Luckily COM can help with just this kind of problem. You have to put in a little extra
work up front, but if you do it can be well worthwhile. If aspects of key functionality
that have been identified as most likely to change are provided by simple in-proc COM
servers then you can simply plug in different functionality when business requirements
deem it necessary. What's more, since COM interfaces are immutable, if you got your
initial design right, the new functionality can be added without changing the rest of
the application. That localizes the changes behind the COM interface firewall - which
means less re-testing. If you do all of this using in-proc servers you hardly take a
performance hit at all, plus you can always rely on COM to allow you to remote pieces
of your application if necessary.
You can even take it one step further and allow the users of your application to
configure the components they require themselves - you could even publish a detailed spec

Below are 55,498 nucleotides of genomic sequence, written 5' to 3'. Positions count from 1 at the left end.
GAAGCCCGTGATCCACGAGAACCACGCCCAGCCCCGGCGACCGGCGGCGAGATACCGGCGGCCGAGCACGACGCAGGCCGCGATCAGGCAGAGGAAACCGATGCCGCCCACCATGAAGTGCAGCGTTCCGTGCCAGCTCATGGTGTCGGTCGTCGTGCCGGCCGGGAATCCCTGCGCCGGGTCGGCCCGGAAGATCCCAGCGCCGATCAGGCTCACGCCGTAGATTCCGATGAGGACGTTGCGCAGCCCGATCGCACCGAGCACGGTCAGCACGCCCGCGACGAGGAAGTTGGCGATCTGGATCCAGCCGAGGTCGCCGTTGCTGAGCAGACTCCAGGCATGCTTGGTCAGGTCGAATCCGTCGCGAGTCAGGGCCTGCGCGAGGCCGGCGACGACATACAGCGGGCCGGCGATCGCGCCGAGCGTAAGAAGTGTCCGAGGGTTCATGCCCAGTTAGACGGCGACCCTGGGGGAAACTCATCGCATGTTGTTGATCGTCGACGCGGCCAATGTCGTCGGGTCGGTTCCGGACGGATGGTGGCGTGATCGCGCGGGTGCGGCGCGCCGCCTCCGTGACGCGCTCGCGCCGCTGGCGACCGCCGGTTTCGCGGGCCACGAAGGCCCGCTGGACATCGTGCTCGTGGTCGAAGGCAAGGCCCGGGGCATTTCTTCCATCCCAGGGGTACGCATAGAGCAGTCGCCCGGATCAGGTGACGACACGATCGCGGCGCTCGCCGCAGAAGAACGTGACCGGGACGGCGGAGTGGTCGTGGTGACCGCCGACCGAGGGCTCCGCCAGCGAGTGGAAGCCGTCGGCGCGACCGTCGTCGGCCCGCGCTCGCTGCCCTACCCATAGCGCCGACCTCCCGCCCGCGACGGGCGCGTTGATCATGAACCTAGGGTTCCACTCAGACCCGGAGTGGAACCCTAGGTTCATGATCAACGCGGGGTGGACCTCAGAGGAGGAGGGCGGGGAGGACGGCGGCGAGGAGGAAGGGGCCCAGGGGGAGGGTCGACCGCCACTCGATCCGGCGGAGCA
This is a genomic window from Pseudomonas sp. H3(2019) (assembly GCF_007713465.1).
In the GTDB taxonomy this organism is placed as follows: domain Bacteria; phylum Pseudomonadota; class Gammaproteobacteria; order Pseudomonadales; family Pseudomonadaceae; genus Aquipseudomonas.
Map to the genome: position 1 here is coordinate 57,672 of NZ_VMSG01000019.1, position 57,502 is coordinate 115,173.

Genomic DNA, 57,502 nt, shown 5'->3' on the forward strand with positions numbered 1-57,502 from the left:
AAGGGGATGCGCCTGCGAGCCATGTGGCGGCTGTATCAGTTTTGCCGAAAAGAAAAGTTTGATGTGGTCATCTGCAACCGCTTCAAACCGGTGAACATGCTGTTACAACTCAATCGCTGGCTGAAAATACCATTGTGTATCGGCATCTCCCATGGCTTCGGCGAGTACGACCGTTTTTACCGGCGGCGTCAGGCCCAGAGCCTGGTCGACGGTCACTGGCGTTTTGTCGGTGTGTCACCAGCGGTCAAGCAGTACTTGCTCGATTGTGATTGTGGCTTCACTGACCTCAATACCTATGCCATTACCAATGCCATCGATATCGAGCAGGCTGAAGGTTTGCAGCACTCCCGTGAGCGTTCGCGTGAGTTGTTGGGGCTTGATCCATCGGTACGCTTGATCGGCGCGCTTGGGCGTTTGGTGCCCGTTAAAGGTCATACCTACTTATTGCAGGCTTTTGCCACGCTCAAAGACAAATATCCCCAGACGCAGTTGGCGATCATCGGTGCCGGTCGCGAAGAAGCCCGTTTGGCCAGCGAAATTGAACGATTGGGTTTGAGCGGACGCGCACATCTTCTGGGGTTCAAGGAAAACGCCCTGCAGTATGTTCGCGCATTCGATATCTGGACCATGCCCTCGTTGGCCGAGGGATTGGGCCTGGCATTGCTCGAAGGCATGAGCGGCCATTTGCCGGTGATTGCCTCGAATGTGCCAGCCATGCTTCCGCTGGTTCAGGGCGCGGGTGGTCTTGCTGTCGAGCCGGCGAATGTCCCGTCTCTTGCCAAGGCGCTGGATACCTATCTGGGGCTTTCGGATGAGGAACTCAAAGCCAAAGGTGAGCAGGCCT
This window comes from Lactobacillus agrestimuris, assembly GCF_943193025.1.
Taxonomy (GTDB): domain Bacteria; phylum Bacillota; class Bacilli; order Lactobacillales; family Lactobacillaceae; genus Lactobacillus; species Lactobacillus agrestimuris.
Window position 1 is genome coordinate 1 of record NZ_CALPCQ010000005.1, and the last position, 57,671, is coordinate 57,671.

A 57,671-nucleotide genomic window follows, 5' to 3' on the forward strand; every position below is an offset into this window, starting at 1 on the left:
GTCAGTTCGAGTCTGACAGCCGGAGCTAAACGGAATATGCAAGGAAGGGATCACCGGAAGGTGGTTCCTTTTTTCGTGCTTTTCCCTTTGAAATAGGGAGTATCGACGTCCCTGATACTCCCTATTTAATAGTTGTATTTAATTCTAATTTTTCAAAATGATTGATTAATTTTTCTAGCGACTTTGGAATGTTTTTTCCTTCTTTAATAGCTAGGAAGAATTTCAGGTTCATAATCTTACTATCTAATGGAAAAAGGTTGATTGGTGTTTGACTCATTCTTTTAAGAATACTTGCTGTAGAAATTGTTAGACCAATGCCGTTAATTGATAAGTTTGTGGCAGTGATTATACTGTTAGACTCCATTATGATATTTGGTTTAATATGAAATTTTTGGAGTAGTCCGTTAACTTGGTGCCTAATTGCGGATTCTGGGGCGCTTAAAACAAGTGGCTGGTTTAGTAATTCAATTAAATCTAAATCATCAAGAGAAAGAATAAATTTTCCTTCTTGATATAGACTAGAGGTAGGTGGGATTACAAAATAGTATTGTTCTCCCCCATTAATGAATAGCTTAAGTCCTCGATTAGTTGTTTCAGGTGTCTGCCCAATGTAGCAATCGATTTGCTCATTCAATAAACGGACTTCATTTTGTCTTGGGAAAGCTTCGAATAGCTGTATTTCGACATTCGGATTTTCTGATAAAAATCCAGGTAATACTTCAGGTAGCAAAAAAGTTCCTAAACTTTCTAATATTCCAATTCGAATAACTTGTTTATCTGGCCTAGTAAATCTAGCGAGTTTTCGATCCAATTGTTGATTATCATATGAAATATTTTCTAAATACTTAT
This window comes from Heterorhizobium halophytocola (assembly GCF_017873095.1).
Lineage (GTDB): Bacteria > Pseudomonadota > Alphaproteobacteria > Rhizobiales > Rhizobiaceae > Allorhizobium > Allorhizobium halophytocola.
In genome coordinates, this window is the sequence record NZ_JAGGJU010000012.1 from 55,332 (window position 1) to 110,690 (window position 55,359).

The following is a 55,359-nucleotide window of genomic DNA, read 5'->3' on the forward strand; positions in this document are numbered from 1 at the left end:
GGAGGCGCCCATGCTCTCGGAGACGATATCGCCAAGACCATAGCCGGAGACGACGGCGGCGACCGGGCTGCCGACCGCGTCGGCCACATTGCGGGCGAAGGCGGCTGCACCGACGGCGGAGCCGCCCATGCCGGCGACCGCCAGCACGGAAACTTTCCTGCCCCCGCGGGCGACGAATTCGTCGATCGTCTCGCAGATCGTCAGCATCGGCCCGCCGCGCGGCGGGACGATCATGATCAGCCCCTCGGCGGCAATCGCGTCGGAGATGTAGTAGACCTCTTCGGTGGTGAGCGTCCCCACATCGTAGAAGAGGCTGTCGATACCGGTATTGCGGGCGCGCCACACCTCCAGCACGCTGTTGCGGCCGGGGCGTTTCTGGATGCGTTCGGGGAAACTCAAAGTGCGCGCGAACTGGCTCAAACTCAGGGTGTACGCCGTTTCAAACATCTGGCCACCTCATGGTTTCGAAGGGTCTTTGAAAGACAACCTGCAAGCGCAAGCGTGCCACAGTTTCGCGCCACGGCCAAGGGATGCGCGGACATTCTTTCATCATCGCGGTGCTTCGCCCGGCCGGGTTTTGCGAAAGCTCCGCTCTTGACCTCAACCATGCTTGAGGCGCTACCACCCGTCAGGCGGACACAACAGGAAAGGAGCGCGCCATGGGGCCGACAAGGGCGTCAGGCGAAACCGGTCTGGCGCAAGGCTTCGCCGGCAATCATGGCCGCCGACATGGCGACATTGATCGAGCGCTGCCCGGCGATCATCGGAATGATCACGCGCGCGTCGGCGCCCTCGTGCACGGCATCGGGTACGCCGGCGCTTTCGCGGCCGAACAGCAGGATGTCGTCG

of your interfaces and let others develop replacement components for you!
Start with a clean design
Of course, to reap all of these rewards you have to put the work in at the start. You
need to analyze your problem domain and decide on what areas are most likely to fall
victim to requirements creep. Next you need to determine a clean way to break the risky
pieces of code out of the main app and present them as clean and extensible interfaces.
This takes practice. Sometimes, quite a lot of practice...
I find that a lot of these potential components fall out of the object model you build
up as you work on your design. Look for large chunks of functionality that communicate